Scientists have been able to create an army of tiny, walking robots in a new breakthrough. The objects are the first microscopic robots that are made out of semiconductor components. That allows them to be controlled and forced to walk with standard electronic signals, allowing them to be integrated into more traditional circuits. The researchers behind the discovery now hope that they can be built into even more complex versions. That could allow for future robots to be able to be controlled by computer chips, produced en masse – and built in such a way that they could travel through human tissue and blood, acting like surgeons, the researchers say.
Tasks in the pharmaceutical, life sciences and biomedical industries have always been time-consuming and complex. With the advent of the Covid-19 pandemic, these undertakings will only grow in complexity. To ensure speed, accuracy and mitigate the infectivity stress among the humans, robots are called upon to meet the ever-increasing range of workflows in today's research and development laboratories. Laboratory automation, drug discovery and pharmaceutical manufacturing are emerging fields where the services of robots are leveraged for research and development. Robotic lab assistants help researchers and scientists focus on high-level tasks like the analysis of potential therapeutic compounds rather than mundanely mixing compounds to determine their curative characteristics.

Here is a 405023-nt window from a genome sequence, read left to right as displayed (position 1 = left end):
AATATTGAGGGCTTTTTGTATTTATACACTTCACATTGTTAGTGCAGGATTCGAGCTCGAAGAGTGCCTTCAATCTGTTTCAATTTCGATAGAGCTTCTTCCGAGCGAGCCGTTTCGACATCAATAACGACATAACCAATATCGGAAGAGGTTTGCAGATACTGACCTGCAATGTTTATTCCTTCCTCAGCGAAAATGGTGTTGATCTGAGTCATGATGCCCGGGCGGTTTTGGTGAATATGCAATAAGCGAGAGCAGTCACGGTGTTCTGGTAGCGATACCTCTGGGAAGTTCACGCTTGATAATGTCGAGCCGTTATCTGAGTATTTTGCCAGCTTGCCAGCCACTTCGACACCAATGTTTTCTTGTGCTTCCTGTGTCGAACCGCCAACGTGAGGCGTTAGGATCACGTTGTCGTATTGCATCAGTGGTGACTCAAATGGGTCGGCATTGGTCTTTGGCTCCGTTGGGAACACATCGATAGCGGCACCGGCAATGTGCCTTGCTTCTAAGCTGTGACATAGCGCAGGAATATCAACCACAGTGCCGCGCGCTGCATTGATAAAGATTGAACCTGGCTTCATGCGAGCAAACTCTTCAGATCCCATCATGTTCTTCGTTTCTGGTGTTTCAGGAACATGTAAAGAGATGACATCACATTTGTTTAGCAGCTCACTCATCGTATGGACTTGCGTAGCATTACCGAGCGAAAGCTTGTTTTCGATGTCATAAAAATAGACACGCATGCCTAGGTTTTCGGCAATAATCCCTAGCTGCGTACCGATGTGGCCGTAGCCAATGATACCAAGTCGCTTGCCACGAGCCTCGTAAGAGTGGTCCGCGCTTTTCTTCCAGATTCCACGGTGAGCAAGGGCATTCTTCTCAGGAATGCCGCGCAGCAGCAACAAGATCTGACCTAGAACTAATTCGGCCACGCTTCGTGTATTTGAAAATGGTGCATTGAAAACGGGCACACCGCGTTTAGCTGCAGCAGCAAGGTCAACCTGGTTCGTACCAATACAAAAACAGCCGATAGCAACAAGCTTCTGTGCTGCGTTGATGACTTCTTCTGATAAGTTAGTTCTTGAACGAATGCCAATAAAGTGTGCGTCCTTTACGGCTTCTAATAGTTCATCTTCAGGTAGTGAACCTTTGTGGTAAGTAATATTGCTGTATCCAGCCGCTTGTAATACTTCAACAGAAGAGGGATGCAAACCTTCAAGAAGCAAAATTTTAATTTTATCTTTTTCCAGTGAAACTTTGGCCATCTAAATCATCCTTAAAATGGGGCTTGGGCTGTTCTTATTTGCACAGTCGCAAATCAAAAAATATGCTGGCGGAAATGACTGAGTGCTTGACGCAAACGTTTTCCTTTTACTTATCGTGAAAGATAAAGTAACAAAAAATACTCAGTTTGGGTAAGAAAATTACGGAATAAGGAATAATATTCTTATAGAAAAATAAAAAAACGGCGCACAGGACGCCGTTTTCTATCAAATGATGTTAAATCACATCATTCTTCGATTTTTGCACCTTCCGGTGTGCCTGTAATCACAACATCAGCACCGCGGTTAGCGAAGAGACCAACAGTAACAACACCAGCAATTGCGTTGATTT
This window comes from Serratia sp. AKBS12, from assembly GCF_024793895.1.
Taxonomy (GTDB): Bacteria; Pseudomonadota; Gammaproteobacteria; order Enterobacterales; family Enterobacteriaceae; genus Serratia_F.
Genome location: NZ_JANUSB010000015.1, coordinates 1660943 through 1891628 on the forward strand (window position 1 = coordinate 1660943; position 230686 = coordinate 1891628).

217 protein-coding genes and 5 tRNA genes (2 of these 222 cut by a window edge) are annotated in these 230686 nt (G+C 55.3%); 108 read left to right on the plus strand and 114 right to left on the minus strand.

Modern Reinforcement Learning (RL) algorithms promise to solve difficult motor control problems directly from raw sensory inputs. Their attraction is due in part to the fact that they can represent a general class of methods that allow to learn a solution with a reasonably set reward and minimal prior knowledge, even in situations where it is difficult or expensive for a human expert. For RL to truly make good on this promise, however, we need algorithms and learning setups that can work across a broad range of problems with minimal problem specific adjustments or engineering. In this paper, we study this idea of generality in the locomotion domain. We develop a learning framework that can learn sophisticated locomotion behavior for a wide spectrum of legged robots, such as bipeds, tripeds, quadrupeds and hexapods, including wheeled variants. Our learning framework relies on a data-efficient, off-policy multi-task RL algorithm and a small set of reward functions that are semantically identical across robots. To underline the general applicability of the method, we keep the hyper-parameter settings and reward definitions constant across experiments and rely exclusively on on-board sensing. For nine different types of robots, including a real-world quadruped robot, we demonstrate that the same algorithm can rapidly learn diverse and reusable locomotion skills without any platform specific adjustments or additional instrumentation of the learning setup.